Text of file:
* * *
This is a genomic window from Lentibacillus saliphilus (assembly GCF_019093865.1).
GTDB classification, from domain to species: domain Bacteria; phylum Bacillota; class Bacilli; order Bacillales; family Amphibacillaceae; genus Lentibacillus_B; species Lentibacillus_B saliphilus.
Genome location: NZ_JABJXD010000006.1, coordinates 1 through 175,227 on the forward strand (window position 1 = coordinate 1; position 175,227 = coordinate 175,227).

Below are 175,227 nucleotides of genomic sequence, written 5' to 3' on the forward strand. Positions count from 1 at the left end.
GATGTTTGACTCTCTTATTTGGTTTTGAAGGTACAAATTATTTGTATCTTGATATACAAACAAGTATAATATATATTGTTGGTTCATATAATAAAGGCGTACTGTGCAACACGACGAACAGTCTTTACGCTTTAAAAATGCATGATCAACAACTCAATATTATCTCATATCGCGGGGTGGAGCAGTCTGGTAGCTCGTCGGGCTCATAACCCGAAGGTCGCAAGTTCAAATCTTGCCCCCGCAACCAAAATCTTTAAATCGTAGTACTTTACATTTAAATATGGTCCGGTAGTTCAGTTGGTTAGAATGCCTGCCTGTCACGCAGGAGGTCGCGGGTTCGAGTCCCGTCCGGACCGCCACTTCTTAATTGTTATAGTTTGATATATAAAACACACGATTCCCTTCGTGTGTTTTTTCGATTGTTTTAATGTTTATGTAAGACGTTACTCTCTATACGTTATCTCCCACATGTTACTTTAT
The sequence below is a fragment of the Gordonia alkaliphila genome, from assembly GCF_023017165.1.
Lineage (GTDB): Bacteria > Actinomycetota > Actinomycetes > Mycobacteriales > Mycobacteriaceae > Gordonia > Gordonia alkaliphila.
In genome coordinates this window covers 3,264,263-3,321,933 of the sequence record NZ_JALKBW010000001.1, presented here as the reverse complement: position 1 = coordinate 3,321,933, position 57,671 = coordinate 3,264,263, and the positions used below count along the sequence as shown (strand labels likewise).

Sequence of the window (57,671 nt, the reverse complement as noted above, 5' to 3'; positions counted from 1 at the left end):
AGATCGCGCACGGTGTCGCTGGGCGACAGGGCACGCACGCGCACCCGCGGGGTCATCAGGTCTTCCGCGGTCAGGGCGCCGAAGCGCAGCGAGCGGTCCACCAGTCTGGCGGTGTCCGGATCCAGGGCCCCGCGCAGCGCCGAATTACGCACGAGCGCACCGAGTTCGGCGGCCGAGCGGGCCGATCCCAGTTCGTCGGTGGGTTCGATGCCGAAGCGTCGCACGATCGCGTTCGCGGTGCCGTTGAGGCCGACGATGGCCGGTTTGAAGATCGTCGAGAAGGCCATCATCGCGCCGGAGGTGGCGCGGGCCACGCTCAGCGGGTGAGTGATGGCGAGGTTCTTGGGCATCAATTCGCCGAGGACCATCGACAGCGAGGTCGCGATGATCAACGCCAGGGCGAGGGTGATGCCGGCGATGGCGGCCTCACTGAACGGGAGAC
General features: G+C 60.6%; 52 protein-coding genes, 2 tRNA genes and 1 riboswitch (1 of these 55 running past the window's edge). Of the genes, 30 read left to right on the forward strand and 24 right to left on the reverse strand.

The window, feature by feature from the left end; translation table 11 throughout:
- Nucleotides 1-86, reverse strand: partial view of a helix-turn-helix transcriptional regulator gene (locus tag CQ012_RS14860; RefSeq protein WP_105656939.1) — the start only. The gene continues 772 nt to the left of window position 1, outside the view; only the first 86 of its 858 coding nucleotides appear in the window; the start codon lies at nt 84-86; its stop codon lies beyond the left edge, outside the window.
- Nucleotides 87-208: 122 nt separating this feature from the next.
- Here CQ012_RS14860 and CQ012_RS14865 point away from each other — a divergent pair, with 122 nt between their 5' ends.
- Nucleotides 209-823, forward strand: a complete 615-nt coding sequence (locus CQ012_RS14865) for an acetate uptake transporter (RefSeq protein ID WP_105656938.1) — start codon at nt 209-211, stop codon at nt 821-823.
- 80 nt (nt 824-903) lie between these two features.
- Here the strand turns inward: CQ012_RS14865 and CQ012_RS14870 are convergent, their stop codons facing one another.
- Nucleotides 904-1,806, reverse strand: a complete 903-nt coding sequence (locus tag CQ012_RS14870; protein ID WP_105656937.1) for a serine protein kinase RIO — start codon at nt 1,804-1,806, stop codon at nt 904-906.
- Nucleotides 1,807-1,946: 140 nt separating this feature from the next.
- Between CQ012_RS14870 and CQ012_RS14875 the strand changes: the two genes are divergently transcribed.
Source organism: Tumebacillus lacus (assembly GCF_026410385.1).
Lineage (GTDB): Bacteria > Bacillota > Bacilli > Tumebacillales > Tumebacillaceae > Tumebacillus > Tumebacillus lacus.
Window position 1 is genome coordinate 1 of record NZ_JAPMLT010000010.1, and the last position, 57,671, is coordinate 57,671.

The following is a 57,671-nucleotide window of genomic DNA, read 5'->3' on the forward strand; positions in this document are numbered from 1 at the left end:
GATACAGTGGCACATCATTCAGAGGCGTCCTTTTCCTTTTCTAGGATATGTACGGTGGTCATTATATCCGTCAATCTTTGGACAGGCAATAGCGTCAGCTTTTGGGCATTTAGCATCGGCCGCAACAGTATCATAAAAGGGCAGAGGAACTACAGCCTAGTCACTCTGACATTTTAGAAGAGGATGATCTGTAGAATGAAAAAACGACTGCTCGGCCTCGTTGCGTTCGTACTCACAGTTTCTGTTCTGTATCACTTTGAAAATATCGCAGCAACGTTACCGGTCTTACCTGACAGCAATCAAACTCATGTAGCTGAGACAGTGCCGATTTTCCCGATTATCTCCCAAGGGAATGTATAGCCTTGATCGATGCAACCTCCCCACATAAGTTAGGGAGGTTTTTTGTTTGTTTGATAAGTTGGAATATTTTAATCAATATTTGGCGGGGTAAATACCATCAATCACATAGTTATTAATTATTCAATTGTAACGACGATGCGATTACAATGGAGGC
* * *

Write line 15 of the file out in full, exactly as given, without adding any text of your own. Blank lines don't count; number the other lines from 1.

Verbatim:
- Here CQ012_RS14860 and CQ012_RS14865 point away from each other — a divergent pair, with 122 nt between their 5' ends.